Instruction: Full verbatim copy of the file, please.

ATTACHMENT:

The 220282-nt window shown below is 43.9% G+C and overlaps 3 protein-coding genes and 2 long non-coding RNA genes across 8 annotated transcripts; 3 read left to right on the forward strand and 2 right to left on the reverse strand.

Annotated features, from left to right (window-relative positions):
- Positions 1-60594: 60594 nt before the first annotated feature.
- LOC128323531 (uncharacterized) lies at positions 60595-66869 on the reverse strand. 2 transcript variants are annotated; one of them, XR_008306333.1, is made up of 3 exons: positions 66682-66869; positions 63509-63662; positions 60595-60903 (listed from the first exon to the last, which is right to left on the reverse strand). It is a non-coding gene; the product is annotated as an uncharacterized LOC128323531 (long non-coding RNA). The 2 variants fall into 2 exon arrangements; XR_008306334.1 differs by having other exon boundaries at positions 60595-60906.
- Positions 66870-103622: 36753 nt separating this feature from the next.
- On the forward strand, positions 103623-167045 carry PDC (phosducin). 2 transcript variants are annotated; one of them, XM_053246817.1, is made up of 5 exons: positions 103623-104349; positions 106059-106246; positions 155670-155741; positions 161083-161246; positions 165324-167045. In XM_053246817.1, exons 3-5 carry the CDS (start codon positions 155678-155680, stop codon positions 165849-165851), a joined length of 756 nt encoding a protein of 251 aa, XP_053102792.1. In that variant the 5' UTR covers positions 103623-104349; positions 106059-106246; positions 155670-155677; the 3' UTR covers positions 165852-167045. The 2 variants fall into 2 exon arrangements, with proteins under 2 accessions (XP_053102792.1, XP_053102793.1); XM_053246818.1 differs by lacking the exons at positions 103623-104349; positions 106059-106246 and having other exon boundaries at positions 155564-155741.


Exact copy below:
The 220282-nt window shown below is 43.9% G+C and overlaps 3 protein-coding genes and 2 long non-coding RNA genes across 8 annotated transcripts; 3 read left to right on the forward strand and 2 right to left on the reverse strand.

Annotated features, from left to right (window-relative positions):
- Positions 1-60594: 60594 nt before the first annotated feature.
- LOC128323531 (uncharacterized) lies at positions 60595-66869 on the reverse strand. 2 transcript variants are annotated; one of them, XR_008306333.1, is made up of 3 exons: positions 66682-66869; positions 63509-63662; positions 60595-60903 (listed from the first exon to the last, which is right to left on the reverse strand). It is a non-coding gene; the product is annotated as an uncharacterized LOC128323531 (long non-coding RNA). The 2 variants fall into 2 exon arrangements; XR_008306334.1 differs by having other exon boundaries at positions 60595-60906.
- Positions 66870-103622: 36753 nt separating this feature from the next.
- On the forward strand, positions 103623-167045 carry PDC (phosducin). 2 transcript variants are annotated; one of them, XM_053246817.1, is made up of 5 exons: positions 103623-104349; positions 106059-106246; positions 155670-155741; positions 161083-161246; positions 165324-167045. In XM_053246817.1, exons 3-5 carry the CDS (start codon positions 155678-155680, stop codon positions 165849-165851), a joined length of 756 nt encoding a protein of 251 aa, XP_053102792.1. In that variant the 5' UTR covers positions 103623-104349; positions 106059-106246; positions 155670-155677; the 3' UTR covers positions 165852-167045. The 2 variants fall into 2 exon arrangements, with proteins under 2 accessions (XP_053102792.1, XP_053102793.1); XM_053246818.1 differs by lacking the exons at positions 103623-104349; positions 106059-106246 and having other exon boundaries at positions 155564-155741.